The worth of the play aside, it was very professionally mounted and performed. The acting was uniformly good. Manoel Felciano managed to appear young at the beginning and middle aged at the end. Jack Willis, the overfed Max, spouted off with all the pomposity required by the character he was impersonating. RenĂ© Augesen was quite touching as the cancer stricken Eleanor and later as her mature daughter Esme. Summer Serafin was spaced out as the young Esme and teen age sharp as her daughter Alice. The rest of the cast were all good. The basic set was taken from a photo of an apartment complex. The picture was taken from the ground pointing up. The set put the sky at the stage’s background.

Director Carey Perloff obviously believed in her material and staged the play with as much effectiveness as possible. Why she was so taken with this pretentious melange was not clear to me. San Francisco is likely a good place for this sort of stuff. The audience was full and seemed to appreciate the long evening. There are probably a lot of Max wannabes in the Bay Area.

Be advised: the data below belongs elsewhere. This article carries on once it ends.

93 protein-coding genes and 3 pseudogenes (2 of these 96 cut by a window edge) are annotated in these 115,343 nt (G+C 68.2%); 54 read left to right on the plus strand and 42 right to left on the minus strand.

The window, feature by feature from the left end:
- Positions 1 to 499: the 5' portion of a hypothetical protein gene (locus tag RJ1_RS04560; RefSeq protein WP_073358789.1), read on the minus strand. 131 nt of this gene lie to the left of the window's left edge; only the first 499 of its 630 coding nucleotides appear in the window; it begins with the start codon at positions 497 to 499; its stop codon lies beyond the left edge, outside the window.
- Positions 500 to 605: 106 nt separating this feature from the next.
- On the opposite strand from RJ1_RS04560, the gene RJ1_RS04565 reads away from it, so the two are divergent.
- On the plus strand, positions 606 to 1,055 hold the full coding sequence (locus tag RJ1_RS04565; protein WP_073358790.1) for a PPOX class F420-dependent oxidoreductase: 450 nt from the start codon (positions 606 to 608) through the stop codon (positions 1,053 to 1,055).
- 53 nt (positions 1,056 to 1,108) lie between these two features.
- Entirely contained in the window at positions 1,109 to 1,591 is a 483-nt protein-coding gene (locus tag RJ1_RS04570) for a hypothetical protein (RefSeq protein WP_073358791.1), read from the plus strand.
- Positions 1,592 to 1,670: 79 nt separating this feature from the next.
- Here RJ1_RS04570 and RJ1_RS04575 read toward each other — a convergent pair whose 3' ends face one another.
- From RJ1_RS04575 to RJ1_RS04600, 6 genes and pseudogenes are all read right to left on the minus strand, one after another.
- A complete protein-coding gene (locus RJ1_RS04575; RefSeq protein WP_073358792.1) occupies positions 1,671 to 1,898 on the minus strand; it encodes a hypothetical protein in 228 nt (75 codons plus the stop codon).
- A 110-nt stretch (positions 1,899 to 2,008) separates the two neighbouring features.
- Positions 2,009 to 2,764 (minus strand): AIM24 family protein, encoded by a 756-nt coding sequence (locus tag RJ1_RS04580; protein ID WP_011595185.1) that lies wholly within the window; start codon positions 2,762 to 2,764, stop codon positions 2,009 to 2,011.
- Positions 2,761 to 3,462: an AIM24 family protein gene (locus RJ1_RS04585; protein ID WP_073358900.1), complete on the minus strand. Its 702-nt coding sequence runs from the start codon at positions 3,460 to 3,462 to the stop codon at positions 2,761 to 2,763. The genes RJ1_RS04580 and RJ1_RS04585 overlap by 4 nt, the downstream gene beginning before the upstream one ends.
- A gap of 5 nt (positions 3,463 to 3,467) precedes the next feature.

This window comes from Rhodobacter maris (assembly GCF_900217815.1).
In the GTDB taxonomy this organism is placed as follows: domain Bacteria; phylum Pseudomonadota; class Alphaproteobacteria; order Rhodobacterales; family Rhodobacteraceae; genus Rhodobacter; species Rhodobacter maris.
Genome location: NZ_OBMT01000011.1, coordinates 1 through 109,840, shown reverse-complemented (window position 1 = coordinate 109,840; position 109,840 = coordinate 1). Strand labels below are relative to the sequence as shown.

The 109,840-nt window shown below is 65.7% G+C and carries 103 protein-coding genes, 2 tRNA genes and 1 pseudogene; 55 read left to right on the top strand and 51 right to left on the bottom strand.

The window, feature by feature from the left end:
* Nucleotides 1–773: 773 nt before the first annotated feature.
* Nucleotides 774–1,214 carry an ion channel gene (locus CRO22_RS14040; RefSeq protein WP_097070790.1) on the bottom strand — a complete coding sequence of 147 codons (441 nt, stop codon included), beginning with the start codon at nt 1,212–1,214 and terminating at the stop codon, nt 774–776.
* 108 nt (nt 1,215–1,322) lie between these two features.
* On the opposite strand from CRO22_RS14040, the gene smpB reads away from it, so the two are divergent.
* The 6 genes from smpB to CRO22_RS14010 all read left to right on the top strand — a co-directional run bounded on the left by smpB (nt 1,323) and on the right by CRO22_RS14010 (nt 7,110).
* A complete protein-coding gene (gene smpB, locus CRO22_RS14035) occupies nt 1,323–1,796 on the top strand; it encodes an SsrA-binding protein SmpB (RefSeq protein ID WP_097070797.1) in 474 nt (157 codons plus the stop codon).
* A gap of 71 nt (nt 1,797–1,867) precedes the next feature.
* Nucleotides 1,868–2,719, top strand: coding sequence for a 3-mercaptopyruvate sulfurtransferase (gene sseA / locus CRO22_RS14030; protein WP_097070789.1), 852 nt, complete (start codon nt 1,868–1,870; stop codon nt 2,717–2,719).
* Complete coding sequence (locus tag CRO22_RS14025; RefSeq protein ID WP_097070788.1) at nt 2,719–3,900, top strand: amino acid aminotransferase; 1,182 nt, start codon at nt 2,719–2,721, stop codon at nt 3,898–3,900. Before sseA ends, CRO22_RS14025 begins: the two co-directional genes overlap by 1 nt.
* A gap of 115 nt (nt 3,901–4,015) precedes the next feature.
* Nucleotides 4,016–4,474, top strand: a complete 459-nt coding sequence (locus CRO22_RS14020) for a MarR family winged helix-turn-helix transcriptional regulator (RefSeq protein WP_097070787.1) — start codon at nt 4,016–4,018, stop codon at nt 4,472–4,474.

Simon Boccanegra in San Francisco

September 16, 2008
Dimitri Hvorostovsky

Dimitri Hvorostovsky

The San Francisco Opera presented Verdi’s Simon Boccanegra on Friday September 12th. The last time I heard Verdi’s flawed masterpiece was also in San Francisco. Paolo Gavanelli sang the title role in the company’s 2001 production. The performance I heard was a disaster. Gavanelli’s voice was somewhere else yet he attempted to sing. A whisper was the best he could manage. The council chamber scene was a travesty; the absence of the protagonist’s voice ruined one of Verdi’s most inspired moments. I felt that the SF Opera had taken my money fraudulently. Gavanelli was replaced for the opera’s second act, but the damage was irreparable.